Period I newsletter

Swiss territory and Roman provinces 14 AD. Marc Zanoli. Photo: Wikipedia.

Switzerland and the Roman Empire

The population of Switzerland before the conquest by the Romans in the last decades before Christ consisted of Celtic tribes.

The Romans occupied in 122 BC as the most northern city of the Allobroges and the Roman province of Gaul Transalpine. This included the regions Languedoc-Roussillon, Provence-Alpes-Côte d’Azur and Rhône Alpes, except the independent city-state of Massilia (Marseille).

Emperor August reorganised this territory into the province Narbonensis in 22 BC with Narbo as the provincial capital, including lacus lemanus (Lake of Geneva) and Geneva.

A special event took place in 58 BC, when the Celtic tribes of Helvetii and Raurici, inhabiting the region of Basel, Jura and the Swiss Plateau, immigrated to Gaul.

An estimated 300 000 men, women, children were on the move, leaving behind their settlements. The reasons are unknown, but the pressure of Germanic tribes the tribes of Raetii is the most likely reason.

Caesar (governor of Gallia Narbonensis at this time) stopped this immigration/invasion by a decisive victory at Bibrace (Mont-Beuvray), close to Autun in 58 BC.

Caesar feared the vacuum in Switzerland and the invasion of German tribes. The Helvetians and Rauraci were sent back to their homelands and became allies (foederati) of Rome.

Caesar founded two Roman cities in this region, Colonia Julia Equestris (Nyon) in the territory of the Helvetii, and the Colonia Raurica (Augst) in the territory of the Raurici.

Many other settlements of the Helvetians and the Raurici became Roman towns, for example, Lousonna (Lausanne), Basilea (Basel), Petinesca (Studen) or Eburodunum (Yverdon).

The territory of the tribe of the Salassi on the other side of Mont-Iovis (mountain of Jupiter or the Grand Saint-Bernard) was conquered in 25 BC. The Colonia Augusta Praetoria (Aosta) was founded soon afterwards.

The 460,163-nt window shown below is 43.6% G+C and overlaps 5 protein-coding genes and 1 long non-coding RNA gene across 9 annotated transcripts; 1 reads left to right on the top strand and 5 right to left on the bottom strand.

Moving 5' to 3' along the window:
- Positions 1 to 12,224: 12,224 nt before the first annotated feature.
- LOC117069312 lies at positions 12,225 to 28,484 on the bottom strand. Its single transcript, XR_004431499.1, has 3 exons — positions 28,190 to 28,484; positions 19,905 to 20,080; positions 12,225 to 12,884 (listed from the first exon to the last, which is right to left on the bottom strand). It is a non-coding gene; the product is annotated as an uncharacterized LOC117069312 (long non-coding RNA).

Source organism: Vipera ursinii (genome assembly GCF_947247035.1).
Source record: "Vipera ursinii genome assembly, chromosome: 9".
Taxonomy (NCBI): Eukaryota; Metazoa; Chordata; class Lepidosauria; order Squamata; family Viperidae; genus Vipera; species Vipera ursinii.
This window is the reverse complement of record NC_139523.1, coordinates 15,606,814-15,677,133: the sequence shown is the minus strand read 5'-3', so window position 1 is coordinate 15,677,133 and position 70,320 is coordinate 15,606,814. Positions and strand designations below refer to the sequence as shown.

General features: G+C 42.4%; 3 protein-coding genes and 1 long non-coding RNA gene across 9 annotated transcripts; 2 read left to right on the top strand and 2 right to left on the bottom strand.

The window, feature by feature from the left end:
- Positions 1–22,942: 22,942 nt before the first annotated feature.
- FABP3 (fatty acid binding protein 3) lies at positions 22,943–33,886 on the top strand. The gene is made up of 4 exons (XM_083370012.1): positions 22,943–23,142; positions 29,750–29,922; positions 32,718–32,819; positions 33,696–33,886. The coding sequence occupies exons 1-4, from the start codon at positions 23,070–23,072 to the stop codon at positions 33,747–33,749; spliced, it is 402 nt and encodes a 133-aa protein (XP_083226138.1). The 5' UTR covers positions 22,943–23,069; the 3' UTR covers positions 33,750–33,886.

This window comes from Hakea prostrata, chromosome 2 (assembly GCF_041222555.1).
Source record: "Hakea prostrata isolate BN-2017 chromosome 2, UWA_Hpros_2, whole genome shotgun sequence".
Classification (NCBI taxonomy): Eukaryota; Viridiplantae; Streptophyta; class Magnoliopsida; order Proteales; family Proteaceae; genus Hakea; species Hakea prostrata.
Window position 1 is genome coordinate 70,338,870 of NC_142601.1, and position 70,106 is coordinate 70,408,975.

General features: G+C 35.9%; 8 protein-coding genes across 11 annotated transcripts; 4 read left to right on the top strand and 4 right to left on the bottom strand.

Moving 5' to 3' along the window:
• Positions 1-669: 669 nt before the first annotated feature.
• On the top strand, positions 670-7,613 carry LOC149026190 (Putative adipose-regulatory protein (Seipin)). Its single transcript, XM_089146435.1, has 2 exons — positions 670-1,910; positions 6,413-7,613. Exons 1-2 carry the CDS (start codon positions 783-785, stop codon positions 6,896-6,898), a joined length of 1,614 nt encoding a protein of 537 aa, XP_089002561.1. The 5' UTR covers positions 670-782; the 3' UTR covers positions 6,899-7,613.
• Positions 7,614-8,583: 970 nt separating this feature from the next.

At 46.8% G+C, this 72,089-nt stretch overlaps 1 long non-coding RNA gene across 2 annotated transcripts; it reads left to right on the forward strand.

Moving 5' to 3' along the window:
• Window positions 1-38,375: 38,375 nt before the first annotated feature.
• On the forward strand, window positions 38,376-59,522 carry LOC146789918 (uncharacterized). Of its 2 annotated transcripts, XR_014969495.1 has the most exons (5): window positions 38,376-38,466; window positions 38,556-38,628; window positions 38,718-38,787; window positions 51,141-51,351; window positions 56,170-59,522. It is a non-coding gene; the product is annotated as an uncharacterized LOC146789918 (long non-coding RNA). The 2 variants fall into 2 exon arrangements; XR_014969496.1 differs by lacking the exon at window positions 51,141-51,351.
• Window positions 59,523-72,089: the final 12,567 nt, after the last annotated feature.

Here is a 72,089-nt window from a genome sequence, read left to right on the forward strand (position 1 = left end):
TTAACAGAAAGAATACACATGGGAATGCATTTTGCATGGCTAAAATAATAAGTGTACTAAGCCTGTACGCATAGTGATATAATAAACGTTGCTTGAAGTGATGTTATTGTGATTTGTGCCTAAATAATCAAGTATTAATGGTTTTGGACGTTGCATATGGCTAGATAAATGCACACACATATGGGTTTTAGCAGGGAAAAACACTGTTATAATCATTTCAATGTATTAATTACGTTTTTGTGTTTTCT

Many Celtic settlements became Roman towns or the Romans founded new cities (ex novo), for example Curia (Chur), Turicum (Zürich), Vindonissia (Windisch), Aquae Helveticae (Baden), Tenedo (Zurzach), Aventicum (Avenches), Salodurum (Solothurn), Vitudurum (Oberwintherthur), Tasgaetium (Eschenz) or Forum Claudii Vallensium (Martigny).

Emperor August and his successors reorganized these territories various times.

The creation of the provinces Germania Superior, including the northern part of Switzerland and Aventicum as the provincial capital of the Helvetii

In the east, August founded the province Raetia (Augst (Augusta Vindelicum) was the capital), in the south he created the province Alpes Poeninae. The province Alpes Graiae was on the other side of the Small Saint-Bernard. Aime (Forum Claudii Centronum) was the capital.

Lyon (Lugdunum) was the provincial capital of Lugdunensis.

This should remain the situation until 260 AD, when German invasions swept over the region after a relatively peaceful period of 250 years. The Pax Romana was over.